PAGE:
Actually, considering the definition of submodular optimization (Gharesifard and Smith, 2017; Mackin and Patterson, 2018; Lee et al., 2021) and the event-driven nature of the multi-agent persistent problem, distributed model predictive control (DMPC) is an attractive strategy because of its ability to deal with complex constraints effectively and the flexibility of solving optimization problems online (Zeng and Liu, 2015; Mi et al., 2018; Zou et al., 2019; Li and Li, 2020). Within the receding horizon framework, the agents only need to rely on local information to optimize decisions on a short horizon each time, which greatly reduces the computational requirements. (Rezazadeh and Kia, 2021) assigned to each target a concave and increasing reward function, and a distributed sub-optimal greedy algorithm with bounded performance was designed based on the submodularity of the objective function. However, this approach does not take into account the need of dwell time for agents to monitor targets, which is related to the agents’ real-time strategies, thus limiting their application. Although (Welikala and Cassandras, 2021) proposed an event-driven receding horizon control strategy for distributed persistent monitoring problems, aiming to optimally control each of the agents in an online distributed manner using only a minimal amount of computational power, yet it only provided a basic distributed control method in the receding horizon control framework, and the cost of transforming the global persistent monitoring problem into multiple distributed optimization subproblems can not be effectively evaluated, which means that the agent strategies derived from local information can be locally optimal.

Based on the discussions mentioned above, the centralized methods require plenty of computing resources, while the existing distributed strategies are difficult to achieve a good monitoring performance. It is still challenging to balance the demand of computing resources and monitoring performance. In this paper, a distributed submodular receding horizon control method was proposed for multi-agent persistent monitoring tasks. In the submodular optimization framework, we first decompose the global optimization objective into multiple local optimization problems driven by monitoring events, then a distributed receding horizon control strategy is proposed, where each agent optimizes its trajectory of the next horizon, including the target to be visited and the dwell time. The utility function that measures the monitoring targets of the agent on each finite horizon is defined and proved to be a submodular function. Additionally, a distributed greedy algorithm using only local information of neighborhood targets and agents is proposed to obtain the optimal solution. Finally, some basic properties of the strategy are analyzed, and the performance of the algorithm is demonstrated by a simulation example. It is worth emphasizing that the algorithm doesn’t require any parameters and only involves a finite number of calculations to obtain a bounded monitoring performance.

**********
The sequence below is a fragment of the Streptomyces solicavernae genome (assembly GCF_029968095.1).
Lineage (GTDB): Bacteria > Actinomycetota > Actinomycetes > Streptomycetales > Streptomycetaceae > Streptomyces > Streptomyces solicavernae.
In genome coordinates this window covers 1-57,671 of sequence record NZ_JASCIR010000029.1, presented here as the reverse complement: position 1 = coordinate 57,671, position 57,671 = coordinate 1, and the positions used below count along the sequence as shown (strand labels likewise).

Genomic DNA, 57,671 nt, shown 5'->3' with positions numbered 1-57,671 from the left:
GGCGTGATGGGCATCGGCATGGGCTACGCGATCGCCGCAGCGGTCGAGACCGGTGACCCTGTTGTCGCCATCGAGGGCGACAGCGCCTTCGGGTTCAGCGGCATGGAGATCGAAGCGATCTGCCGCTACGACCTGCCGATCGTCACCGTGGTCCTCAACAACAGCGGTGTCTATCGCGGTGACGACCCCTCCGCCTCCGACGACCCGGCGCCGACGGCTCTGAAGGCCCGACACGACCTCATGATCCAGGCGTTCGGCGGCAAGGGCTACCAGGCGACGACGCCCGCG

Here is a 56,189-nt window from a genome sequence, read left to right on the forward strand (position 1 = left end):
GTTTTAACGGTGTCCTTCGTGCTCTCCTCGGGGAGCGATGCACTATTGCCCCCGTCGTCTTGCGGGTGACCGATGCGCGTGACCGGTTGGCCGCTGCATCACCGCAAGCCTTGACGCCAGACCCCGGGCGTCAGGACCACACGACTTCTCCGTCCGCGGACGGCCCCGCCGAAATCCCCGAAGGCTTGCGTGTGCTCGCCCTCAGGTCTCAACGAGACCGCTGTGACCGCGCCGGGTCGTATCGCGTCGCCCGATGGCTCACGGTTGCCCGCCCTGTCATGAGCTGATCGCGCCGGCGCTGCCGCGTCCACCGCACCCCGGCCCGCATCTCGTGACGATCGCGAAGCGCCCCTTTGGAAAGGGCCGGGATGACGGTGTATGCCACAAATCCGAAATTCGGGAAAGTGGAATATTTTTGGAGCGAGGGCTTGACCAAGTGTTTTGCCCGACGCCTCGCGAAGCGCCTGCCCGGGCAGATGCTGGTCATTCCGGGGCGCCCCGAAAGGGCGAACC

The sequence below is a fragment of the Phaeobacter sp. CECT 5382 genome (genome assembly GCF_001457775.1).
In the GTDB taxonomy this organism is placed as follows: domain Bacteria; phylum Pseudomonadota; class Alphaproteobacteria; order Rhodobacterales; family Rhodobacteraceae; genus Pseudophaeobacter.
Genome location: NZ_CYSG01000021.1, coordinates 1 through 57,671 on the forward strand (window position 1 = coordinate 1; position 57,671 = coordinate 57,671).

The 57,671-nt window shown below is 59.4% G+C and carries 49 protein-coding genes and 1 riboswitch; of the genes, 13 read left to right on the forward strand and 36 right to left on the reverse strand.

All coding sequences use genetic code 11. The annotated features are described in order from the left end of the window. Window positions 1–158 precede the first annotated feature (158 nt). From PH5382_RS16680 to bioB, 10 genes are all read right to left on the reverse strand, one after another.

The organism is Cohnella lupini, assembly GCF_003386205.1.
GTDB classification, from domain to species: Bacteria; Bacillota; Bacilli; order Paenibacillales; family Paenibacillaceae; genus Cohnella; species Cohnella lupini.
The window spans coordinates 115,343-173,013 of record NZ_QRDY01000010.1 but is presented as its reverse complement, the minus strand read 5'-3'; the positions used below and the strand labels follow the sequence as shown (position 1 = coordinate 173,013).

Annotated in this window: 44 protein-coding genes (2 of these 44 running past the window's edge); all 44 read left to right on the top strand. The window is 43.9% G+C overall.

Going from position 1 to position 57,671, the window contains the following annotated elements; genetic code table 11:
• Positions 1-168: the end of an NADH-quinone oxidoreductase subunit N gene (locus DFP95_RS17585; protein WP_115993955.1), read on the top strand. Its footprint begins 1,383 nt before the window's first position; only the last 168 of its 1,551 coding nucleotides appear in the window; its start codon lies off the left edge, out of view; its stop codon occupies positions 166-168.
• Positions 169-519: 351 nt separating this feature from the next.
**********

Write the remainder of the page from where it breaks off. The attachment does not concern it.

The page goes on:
The structure of the paper is as follows: Section 2 formulates the persistent monitoring problem. Section 3 presents the distributed optimization problem under the receding horizon control strategy and the distributed optimal decision of each agent; Section 4 discusses the submodular properties of the distributed optimization problem, and Section 5 gives a distributed greedy algorithm. A simulation is given in section 6 to verify the effectiveness of the algorithm. Section 7 concludes the paper.

## 2 Problem Statement

Consider *M* targets and *N* mobile agents equipped with sensing capabilities in an undirected graph *i* and *j*, the travel time over nodes *i* and *j* is represented by an associated value *ρ*_{ij}. The neighbor set of target *i* is

Target Dynamics. The target states are dynamically changing with time, and the uncertainty estimation of target *i* is denoted by *R*_{i}(*t*) according to the following model:

Where *R*_{i}(*t*) increases with a prespecified rate *A*_{i} if no agent is visiting it, and decreases with a rate of *i* and Γ is the set of current agents on target *i*. Each agent can have different monitoring capabilities, denoted by *r*. Note that *R*_{i}(*t*) ≥ 0 for all *t*.

Agent sensing model. In this graph topology, agents *a* ∈ *N* can only be on the vertex *ζ*. If an agent is on a vertex *i*, it means that this agent is monitoring the current target *i*; otherwise, it is on the way to the next target *j*. Assume that the velocity of each agent is *v* = {0, 1}, the velocity is 0 if an agent stays at a target, otherwise the velocity becomes 1.

Assumption 1. For any given agent *a* ∈ Ψ, it’s monitor capability *r*_{a} will always guarantee *B*_{i}*r*_{a} − *A*_{i} ≥ 0 and *B*_{i}*r*_{a} − *A*_{j} ≥ 0, where

The goal of the persistent monitoring tasks is to minimize the average estimation error of the targets, aiming to solve the following optimization problem:

subject to target dynamics in (1).

Note that some studies have considered the correlation between the monitoring capability of an agent and the distance to the target. This paper simplifies the monitoring model of agents, where the targets on a given topology represent the detection range of the agent. In fact, only when the agent reaches the target, will it perform the monitoring task. This simplification does not affect the effectiveness of the proposed method.